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Jordan Soo Yen Yih
Jordan Soo Yen Yih

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Use pipeline instead of pipe

Stream data is very common in Nodejs. There is a module called Stream which provides an API for implementing the stream interface. Streams make for quite a handy abstraction, and there's a lot you can do with them - as an example, let's take a look at stream.pipe(), the method used to take a readable stream and connect it to a writeable stream.

A very common use for stream.pipe() is file stream.

const fs = require("fs");
let readStream = fs.createReadStream("./myDataInput.txt");
let writeStream = fs.createWriteStream("./myDataOutput.txt");

readStream.pipe(writeStream);
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Above is a simple example shows that we use pipe to transfer the data from the read stream to the write stream.

However there is a problem when using the standard source.pipe(destination). Source will not be destroyed if the destination emits close or an error. You are not able to provide a callback to tell when then pipe has finished.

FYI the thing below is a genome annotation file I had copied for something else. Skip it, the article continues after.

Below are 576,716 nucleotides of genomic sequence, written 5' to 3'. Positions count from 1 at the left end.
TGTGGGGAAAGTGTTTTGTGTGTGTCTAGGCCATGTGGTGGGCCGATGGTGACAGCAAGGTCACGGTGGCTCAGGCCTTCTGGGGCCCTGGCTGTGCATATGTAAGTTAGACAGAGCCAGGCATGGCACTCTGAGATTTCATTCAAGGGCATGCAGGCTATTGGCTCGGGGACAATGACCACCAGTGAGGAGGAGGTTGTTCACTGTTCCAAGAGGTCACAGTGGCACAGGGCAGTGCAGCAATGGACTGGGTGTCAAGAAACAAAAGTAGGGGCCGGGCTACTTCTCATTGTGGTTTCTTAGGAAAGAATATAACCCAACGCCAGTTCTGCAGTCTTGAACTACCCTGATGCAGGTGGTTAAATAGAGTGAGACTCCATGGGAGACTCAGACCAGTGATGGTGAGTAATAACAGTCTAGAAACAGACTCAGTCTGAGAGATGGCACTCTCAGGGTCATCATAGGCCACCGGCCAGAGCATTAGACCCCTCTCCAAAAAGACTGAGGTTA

To solve this problem, we can use pipeline which introduced in Nodejs 10.x or later version. If you are using Nodejs 8.x or earlier, you can use pump.

const { pipeline } = require('stream');
let readStream = fs.createReadStream("./myDataInput.txt");
let writeStream = fs.createWriteStream("./myDataOutput.txt");

pipeline(readStream, writeStream, error => {
   if (error) {
      console.error(error);
   } else {
      console.info("Pipeline Successful")
   }
});
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That's it


That's it~๐ŸŽ‰

Thank you for reading

you may also read Backpressuring in Streams which explains more detail on why you should use pipeline.

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